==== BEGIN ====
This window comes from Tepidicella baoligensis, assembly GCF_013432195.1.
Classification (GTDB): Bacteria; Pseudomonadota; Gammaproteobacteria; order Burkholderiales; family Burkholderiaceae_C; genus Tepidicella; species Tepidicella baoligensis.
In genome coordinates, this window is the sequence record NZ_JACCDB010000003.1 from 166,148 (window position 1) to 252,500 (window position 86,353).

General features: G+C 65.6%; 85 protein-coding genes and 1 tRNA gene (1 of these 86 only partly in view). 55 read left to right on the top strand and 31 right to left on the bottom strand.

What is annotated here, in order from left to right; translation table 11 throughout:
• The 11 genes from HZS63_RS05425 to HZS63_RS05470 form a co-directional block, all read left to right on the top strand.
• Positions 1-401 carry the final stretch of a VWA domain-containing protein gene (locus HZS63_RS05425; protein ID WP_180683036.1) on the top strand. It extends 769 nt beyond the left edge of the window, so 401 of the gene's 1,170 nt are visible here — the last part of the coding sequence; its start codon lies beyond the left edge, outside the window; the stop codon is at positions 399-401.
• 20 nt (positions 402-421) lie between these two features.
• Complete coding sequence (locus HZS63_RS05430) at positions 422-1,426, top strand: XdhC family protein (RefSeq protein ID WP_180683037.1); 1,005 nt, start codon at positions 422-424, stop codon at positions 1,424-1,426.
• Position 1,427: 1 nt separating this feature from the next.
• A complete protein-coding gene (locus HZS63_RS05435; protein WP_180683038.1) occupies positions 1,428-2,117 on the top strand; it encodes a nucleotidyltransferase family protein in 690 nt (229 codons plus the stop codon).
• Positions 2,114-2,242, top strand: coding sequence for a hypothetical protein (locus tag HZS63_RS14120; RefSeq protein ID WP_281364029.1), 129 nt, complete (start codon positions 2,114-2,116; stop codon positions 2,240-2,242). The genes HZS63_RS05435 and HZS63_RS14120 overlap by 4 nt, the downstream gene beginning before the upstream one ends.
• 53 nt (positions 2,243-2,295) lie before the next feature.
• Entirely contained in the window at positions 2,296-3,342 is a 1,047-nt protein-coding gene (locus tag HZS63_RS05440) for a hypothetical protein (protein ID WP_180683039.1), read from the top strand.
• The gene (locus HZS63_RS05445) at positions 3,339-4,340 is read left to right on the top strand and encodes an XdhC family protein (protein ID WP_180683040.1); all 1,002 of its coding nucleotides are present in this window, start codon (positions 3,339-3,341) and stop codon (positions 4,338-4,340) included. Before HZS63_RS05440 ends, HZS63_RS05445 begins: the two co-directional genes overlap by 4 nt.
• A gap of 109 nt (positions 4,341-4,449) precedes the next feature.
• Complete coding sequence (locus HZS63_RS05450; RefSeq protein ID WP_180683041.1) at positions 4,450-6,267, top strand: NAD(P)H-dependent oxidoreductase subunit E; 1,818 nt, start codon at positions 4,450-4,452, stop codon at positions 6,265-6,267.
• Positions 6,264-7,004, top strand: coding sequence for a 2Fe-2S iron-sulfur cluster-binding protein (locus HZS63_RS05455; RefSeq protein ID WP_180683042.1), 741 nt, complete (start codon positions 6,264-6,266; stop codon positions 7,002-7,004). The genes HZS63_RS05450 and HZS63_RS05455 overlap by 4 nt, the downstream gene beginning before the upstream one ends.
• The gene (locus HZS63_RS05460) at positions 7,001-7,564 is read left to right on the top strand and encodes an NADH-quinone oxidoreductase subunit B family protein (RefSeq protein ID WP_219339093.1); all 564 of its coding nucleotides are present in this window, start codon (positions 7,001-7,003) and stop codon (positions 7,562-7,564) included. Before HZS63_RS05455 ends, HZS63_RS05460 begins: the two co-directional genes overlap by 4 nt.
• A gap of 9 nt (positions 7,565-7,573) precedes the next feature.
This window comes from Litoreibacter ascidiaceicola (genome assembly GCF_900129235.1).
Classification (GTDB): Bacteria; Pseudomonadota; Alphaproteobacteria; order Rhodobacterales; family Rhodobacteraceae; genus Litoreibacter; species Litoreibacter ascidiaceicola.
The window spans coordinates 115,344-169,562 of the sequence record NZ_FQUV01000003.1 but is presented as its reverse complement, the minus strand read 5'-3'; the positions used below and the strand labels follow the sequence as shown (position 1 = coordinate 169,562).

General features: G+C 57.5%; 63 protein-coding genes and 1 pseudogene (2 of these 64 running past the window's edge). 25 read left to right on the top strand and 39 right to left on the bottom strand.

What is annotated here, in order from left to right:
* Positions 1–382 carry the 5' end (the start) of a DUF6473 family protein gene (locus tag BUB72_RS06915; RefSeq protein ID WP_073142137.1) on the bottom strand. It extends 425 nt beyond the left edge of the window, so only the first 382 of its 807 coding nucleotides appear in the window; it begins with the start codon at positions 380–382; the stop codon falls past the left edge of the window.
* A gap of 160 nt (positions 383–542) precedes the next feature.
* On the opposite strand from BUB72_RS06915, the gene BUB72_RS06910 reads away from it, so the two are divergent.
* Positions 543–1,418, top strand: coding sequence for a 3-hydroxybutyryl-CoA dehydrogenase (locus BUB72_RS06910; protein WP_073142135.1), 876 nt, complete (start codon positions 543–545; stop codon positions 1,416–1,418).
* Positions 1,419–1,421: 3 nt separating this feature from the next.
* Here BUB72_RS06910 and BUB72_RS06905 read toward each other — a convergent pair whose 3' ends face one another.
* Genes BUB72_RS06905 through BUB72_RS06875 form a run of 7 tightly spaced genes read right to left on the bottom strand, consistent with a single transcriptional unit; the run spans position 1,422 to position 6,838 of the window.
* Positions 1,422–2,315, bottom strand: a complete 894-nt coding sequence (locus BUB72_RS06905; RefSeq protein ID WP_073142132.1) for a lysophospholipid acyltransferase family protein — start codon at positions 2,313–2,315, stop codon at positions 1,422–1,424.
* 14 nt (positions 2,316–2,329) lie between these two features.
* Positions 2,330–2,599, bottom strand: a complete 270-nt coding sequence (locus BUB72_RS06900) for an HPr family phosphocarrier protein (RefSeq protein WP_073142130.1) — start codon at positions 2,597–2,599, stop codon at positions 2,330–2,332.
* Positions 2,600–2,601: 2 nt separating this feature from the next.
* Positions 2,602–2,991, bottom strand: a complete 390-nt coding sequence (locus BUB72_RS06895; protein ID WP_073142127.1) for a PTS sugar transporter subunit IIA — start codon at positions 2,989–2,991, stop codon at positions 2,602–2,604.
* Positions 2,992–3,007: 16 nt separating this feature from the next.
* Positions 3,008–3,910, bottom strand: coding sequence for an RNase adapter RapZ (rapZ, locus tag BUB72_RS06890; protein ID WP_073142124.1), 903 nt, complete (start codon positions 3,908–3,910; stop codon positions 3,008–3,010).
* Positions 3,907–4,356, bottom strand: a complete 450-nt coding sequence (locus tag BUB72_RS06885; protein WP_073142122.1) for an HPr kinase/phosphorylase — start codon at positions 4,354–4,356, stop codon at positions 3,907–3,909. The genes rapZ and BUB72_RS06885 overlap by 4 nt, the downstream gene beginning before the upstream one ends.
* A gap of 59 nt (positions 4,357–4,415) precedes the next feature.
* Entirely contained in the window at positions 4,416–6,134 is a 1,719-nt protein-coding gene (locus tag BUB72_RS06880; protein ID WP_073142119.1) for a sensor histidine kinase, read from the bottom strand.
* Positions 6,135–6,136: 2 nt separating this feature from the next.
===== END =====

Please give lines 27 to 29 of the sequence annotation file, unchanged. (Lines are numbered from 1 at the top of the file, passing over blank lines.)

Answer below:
* A gap of 160 nt (positions 383–542) precedes the next feature.
* On the opposite strand from BUB72_RS06915, the gene BUB72_RS06910 reads away from it, so the two are divergent.
* Positions 543–1,418, top strand: coding sequence for a 3-hydroxybutyryl-CoA dehydrogenase (locus BUB72_RS06910; protein WP_073142135.1), 876 nt, complete (start codon positions 543–545; stop codon positions 1,416–1,418).